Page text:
Following an extended planning session, we solicited an attorney to draft two trusts: one trust left the wife’s separate property in trust for her children for their lives, then continued for the grandkids’ lives following her husband’s death, and the other trust for Mr. Miller left the maximum amount without incurring estate or generation skipping tax for their grandchildren following his wife’s death. The couple also decided at that time to leave all of the taxable excess of their estate in a charitable lead trust which provided income to their church charities for a period of 20 years. At the end of the 20-year period, this charitable trust reverted to their kids’ and grandkids’ trusts. The future value of the charitable lead trust’s income stream was enough to eliminate the estate tax, even though the family (especially the grandkids) got the assets back following 20 years.
The Importance of Family Meetings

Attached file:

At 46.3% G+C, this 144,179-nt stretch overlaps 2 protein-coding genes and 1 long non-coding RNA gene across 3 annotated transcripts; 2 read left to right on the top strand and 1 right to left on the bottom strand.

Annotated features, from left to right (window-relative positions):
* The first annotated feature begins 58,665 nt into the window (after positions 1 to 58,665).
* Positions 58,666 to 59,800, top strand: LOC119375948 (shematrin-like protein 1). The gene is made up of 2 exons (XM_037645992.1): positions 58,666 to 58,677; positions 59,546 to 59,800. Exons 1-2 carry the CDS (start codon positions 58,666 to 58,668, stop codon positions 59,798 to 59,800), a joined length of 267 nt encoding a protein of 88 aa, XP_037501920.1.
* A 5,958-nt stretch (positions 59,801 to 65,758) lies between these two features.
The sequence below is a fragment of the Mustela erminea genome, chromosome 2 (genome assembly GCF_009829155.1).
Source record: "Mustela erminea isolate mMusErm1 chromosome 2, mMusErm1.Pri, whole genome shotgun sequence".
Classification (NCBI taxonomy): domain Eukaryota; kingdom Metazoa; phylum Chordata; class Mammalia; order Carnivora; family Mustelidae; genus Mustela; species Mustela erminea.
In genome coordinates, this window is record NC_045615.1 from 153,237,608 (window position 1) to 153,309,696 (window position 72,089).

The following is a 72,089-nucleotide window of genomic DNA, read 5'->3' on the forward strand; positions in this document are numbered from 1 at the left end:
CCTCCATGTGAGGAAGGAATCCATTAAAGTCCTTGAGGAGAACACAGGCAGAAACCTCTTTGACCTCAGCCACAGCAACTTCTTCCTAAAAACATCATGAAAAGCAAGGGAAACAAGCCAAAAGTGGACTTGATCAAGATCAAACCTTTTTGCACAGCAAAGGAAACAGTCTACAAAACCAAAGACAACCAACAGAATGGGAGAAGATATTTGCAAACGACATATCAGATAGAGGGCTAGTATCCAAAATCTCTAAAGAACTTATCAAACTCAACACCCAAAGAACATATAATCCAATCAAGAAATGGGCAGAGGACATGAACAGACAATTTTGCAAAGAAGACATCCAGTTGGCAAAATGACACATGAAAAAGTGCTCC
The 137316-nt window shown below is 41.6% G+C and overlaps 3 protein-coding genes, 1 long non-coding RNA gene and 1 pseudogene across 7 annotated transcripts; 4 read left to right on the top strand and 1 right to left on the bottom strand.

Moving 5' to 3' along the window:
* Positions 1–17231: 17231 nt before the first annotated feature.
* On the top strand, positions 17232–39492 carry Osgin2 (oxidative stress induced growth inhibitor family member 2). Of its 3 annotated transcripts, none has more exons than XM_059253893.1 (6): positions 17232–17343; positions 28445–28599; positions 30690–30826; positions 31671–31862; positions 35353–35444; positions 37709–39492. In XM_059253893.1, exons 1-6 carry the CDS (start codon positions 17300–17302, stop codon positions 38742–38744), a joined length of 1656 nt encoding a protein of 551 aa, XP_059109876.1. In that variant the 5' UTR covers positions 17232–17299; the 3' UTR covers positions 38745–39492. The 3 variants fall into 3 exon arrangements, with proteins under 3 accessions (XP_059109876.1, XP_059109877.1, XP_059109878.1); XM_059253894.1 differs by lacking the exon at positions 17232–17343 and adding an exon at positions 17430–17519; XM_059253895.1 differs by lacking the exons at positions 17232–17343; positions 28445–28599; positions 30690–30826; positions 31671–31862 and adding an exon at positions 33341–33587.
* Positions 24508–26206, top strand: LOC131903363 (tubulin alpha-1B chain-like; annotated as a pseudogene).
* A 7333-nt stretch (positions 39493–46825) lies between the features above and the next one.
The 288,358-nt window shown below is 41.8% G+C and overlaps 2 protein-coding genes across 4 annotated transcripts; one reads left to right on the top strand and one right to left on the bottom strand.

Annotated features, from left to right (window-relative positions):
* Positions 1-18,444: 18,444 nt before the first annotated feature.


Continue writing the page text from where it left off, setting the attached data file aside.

Once the family’s estate plan was completed, the couple hosted a family meeting where their estate attorney and I explained their plans, including their children’s benefits and responsibilities. Bringing the family together for productive conversations about the family’s wealth transfer plan began a regular schedule of family meetings which helped ensure the plan’s success. The wife was the family’s investor. She loved to do research on individual companies and consult with advisors. She did a great job of communicating the value of long-term investing. The husband was very frugal, and he did a good job of communicating the importance of good financial stewardship. Over the past three decades, we have conducted numerous meetings with three generations of Miller family members, both prior to and following the parents’ deaths. These meetings have fostered a deep understanding of the family’s values and expectations. And, after including their children in planning discussions, the father eventually amended his trust to provide income to their children for their lives and then for the benefit of the grandchildren, just like his wife’s trust.